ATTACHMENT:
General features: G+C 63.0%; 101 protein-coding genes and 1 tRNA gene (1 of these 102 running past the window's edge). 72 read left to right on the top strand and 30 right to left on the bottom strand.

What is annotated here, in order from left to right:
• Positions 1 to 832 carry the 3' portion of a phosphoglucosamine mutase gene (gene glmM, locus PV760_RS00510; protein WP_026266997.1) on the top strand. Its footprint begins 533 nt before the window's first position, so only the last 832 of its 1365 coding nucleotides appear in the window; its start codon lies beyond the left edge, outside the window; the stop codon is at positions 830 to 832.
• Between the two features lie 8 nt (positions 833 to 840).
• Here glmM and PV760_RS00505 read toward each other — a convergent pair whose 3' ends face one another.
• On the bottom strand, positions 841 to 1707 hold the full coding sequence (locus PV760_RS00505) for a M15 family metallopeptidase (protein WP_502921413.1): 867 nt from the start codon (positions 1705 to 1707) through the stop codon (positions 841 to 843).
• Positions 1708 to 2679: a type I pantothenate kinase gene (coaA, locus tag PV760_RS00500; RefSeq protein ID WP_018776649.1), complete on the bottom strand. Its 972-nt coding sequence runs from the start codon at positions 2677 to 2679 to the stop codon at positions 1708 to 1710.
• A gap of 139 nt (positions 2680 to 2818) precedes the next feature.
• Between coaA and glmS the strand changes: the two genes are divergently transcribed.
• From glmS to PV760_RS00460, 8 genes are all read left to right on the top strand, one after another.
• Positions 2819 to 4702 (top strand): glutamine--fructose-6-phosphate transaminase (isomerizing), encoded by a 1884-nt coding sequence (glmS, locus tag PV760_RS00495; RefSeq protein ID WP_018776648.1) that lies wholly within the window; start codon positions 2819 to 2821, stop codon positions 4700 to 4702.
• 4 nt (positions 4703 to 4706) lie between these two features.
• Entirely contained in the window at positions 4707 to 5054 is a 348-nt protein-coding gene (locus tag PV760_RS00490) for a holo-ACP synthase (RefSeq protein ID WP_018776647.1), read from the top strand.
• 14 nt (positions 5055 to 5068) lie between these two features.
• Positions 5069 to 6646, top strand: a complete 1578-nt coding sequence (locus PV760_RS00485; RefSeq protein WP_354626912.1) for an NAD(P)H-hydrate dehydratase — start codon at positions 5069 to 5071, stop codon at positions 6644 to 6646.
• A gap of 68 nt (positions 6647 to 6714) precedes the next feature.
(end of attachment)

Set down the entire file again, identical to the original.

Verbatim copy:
General features: G+C 63.0%; 101 protein-coding genes and 1 tRNA gene (1 of these 102 running past the window's edge). 72 read left to right on the top strand and 30 right to left on the bottom strand.

What is annotated here, in order from left to right:
• Positions 1 to 832 carry the 3' portion of a phosphoglucosamine mutase gene (gene glmM, locus PV760_RS00510; protein WP_026266997.1) on the top strand. Its footprint begins 533 nt before the window's first position, so only the last 832 of its 1365 coding nucleotides appear in the window; its start codon lies beyond the left edge, outside the window; the stop codon is at positions 830 to 832.
• Between the two features lie 8 nt (positions 833 to 840).
• Here glmM and PV760_RS00505 read toward each other — a convergent pair whose 3' ends face one another.
• On the bottom strand, positions 841 to 1707 hold the full coding sequence (locus PV760_RS00505) for a M15 family metallopeptidase (protein WP_502921413.1): 867 nt from the start codon (positions 1705 to 1707) through the stop codon (positions 841 to 843).
• Positions 1708 to 2679: a type I pantothenate kinase gene (coaA, locus tag PV760_RS00500; RefSeq protein ID WP_018776649.1), complete on the bottom strand. Its 972-nt coding sequence runs from the start codon at positions 2677 to 2679 to the stop codon at positions 1708 to 1710.
• A gap of 139 nt (positions 2680 to 2818) precedes the next feature.
• Between coaA and glmS the strand changes: the two genes are divergently transcribed.
• From glmS to PV760_RS00460, 8 genes are all read left to right on the top strand, one after another.
• Positions 2819 to 4702 (top strand): glutamine--fructose-6-phosphate transaminase (isomerizing), encoded by a 1884-nt coding sequence (glmS, locus tag PV760_RS00495; RefSeq protein ID WP_018776648.1) that lies wholly within the window; start codon positions 2819 to 2821, stop codon positions 4700 to 4702.
• 4 nt (positions 4703 to 4706) lie between these two features.
• Entirely contained in the window at positions 4707 to 5054 is a 348-nt protein-coding gene (locus tag PV760_RS00490) for a holo-ACP synthase (RefSeq protein ID WP_018776647.1), read from the top strand.
• 14 nt (positions 5055 to 5068) lie between these two features.
• Positions 5069 to 6646, top strand: a complete 1578-nt coding sequence (locus PV760_RS00485; RefSeq protein WP_354626912.1) for an NAD(P)H-hydrate dehydratase — start codon at positions 5069 to 5071, stop codon at positions 6644 to 6646.
• A gap of 68 nt (positions 6647 to 6714) precedes the next feature.